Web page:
I Guisti and Zanza Perbruno 2010
Syrah/Shiraz from Tuscany, Italy
The 2010 Perbruno opens up to dark purple color in the glass. The characteristic tannins of the Syrah are smooth, rich and velvety, Taste of little ripe black fruits as mulberry, cherry and blueberry. On the finish, the wine enjoys good acid structure with hints of spices and pepper.
Wine Enthusiast - "The quality of fruit in this expression of Syrah is dark, plush, rich and opulent. The bouquet offers notes of black cherry, prune, smoked bacon, tobacco, white pepper and clove. The tannins are luscious and firm, and there’s plenty of ripe fruit to keep the wine firmly fixed to the palate for many minutes.
I Guisti and Zanza Winery
At the time when Paolo Edoardo Giusti and Fabio Zanza first began in 1995, the area of Scopicci known for its sweet rolling hills, was witnessing a rebirth of new ideas and inovating thinking that would transform the way wine was being produced.
The estate's 9.5 hectors rests on the sweet rolling hills of Scopicci and is run by one of Italy's premier agricologists, Stefano Chioccioli. A rarity in Italy, Stefano Chioccioli specializes both in the vineyard and the winery. An additional 5 hectors is anticipated to increase production, adding Petit Verdot and Sangiovesse to the already existing Cabernet Sauvignon.
The philosophy at I Giusti & Zanza is the essential embodiememtn fo research into quality, always in persuit of the highest quality that is possible from the estate. From a techhnical view, the guided efforts of Dr. Stefano Chiccioli has completely revised the winery with his improvements in the cantina a well as in the vineyard. View all I Guisti and Zanza Wines
About TuscanyView a map of Tuscany wineries (TUSS-can-ee) Sangiovese. Most of the wine coming from Tuscany is made from some clone of this varietal, but a growing trend, started by the renegade winemakers of those Super Tuscans, is to incorporate more international varietals.
Notable FactsThe most well known sub-districts of Tuscany are Chianti, Brunello di Montalcino and Vino Nobile di Montepulciano (note that Montepulciano here refers to the local village, not the grape variety found in the Italian region of Abruzzi). Wine labeled from these regions is DOC-regulated and Sangiovese-based blends. Quality wine from these DOC areas has been on the rise for decades, with top-notch winemakers and wineries shedding the low-quality image once held for Tuscan wine by producing consistently outstanding bottlings that range from deliciously drinkable to highly ageable. Newer to the scene are regions like Bohlgeri and the Maremma, home to of what are now termed "Super-Tuscans," named for the wine coming from the Tuscany area, but not following all of the DOC or DOCG laws required in Italy. In the 1970's, some pioneer winemakers began buying land outside of Chianti and Montalcino, and planting not only Sangiovese, but also international varieties like Cabernet Sauvignon and Merlot. The wine they produced only fit into the lowest Italian category of "vina da tavola," but the winemakers sold the wine for high prices, creating an almost cult following, and spurning a new wine category called IGT.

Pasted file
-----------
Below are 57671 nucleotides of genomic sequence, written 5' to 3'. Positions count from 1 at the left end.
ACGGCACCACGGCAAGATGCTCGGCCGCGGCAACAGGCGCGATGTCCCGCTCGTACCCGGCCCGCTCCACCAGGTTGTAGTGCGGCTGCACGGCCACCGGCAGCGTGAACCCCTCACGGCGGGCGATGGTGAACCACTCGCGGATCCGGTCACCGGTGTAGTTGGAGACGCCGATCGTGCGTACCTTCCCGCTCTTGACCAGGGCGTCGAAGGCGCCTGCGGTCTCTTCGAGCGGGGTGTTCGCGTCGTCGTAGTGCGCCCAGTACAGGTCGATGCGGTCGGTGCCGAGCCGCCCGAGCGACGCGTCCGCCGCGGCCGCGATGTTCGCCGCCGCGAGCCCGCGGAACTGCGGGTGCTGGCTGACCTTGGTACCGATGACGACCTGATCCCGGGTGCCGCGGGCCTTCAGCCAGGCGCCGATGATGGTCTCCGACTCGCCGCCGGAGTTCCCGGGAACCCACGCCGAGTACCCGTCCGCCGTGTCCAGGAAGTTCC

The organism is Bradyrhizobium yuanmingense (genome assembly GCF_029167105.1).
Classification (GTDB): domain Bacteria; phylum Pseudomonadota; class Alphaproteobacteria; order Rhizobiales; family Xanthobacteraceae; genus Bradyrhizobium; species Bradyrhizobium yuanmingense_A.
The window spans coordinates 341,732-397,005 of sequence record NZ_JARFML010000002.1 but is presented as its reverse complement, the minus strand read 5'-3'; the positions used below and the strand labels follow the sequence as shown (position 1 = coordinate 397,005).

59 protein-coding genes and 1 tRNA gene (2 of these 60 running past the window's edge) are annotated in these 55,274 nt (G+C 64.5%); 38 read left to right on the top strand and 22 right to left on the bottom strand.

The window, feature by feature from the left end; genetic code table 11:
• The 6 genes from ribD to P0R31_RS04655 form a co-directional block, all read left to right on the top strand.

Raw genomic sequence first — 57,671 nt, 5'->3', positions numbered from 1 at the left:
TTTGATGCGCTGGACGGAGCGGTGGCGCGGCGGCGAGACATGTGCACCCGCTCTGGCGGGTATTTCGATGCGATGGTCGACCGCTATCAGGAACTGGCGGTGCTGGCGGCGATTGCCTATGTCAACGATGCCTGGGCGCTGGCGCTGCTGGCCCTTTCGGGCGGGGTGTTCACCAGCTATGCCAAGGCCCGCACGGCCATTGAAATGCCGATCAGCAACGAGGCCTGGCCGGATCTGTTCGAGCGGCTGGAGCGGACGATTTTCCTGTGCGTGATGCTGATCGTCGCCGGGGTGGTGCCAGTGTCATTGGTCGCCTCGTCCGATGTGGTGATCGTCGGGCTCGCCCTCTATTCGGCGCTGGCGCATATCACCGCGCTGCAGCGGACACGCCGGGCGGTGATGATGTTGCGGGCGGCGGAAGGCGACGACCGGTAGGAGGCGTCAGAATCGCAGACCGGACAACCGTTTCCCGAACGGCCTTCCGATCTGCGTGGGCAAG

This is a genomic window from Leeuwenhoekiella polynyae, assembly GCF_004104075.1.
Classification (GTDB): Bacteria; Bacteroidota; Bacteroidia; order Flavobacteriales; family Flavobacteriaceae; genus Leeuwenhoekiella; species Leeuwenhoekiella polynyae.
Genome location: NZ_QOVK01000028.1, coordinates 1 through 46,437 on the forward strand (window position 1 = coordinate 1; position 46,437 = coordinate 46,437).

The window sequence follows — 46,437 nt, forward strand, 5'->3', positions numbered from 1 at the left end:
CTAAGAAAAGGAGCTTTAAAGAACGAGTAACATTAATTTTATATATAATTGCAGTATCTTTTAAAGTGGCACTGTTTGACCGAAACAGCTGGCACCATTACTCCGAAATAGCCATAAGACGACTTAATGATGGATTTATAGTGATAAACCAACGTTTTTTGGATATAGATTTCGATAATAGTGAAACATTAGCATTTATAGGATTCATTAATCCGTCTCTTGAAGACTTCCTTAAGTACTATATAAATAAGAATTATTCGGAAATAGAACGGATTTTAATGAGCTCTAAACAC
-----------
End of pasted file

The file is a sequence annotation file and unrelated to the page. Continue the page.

A little ditty about Italy...This country has about as many wines as its had governments. With 20 different regions, hundreds of DOCs and even more indigenous varieties, the amount of wine made in Italy is mind-boggling. Most of the juice, however, remains in the country for thirsty Italians. Wine is food in Italy and its rare that a meal is consumed without a glass of vino. That said, it's not common to find many folks drinking wine without food either. In turn, it's a match, and a mighty good one at that. In fact, it's safe to say that Italian wine is a foodie wine – one that goes on the table for a myraid of meals.
For regions, the most popular are Tuscany (home of Chianti), Piedmont and the Tre-Venezie, which includes Veneto, Trentino Alto-Adige and Friuli. Other communes of note are in Southern Italy, and a few good wines are made elsewhere in the country. The islands of Sardinia and Sicily are members of the Italian winemaking community as well.
Customer ReviewsSign In to Add Your Review4 }div>4.2 out of 5 stars
- 5 Stars: 1
- 4 Stars: 3
- 3 Stars: 0
- 2 Stars: 0
- 1 Stars: 0
4 ratings, 3 with reviewsBrandon Satoren - New York, NY49/2/2014outlaw69 - Henderson, NV52/5/2014
Delicious Toscana ! Excellent. . but let it breathe for a bit.Scott N - Lowell, MI41/17/2014Don't think I would rate it as high as WE but personally would give it a good solid 93. (if we all agreed on ratings, life would be boring)Really enjoyed this bottle with a very rare, lightly seasoned, grilled rib eye with roasted vegetables on the side.windchase - Hood River, OR41/11/2014Light and fruity. Very enjoyable and would purchase again. Would still prefer the Mark West Pinot Noir, but do like this one.
- Smooth & Supple
Alcohol By Volume GuideMost wine ranges from 10-16% alcohol by volume. Some varietals tend to have higher (for example Zinfandel and Cabernet Sauvignon) or lower alcohol levels (Pinot Noir and many white varietals), but there is always some variation from producer to producer. Some wine falls outside of this range, for instance Port weighs in closer to 20%, while Muscat and Riesling are usually a bit below 10%.
Wine Style Guide
Light & Fruity
- Red wines that are more fruit-forward and lighter in tannin and body.
Smooth & Supple
- Medium bodied reds that go down easy, with smooth tannins and supple fruit.
Earthy & Spicy
- Wines where earthy and/or spicy dominate the flavors – typically medium to full body.
Big & Bold
- Full bodied wines that have concentrated fruit and are higher in alcohol and/or tannins. Some need age.
- 5 Stars: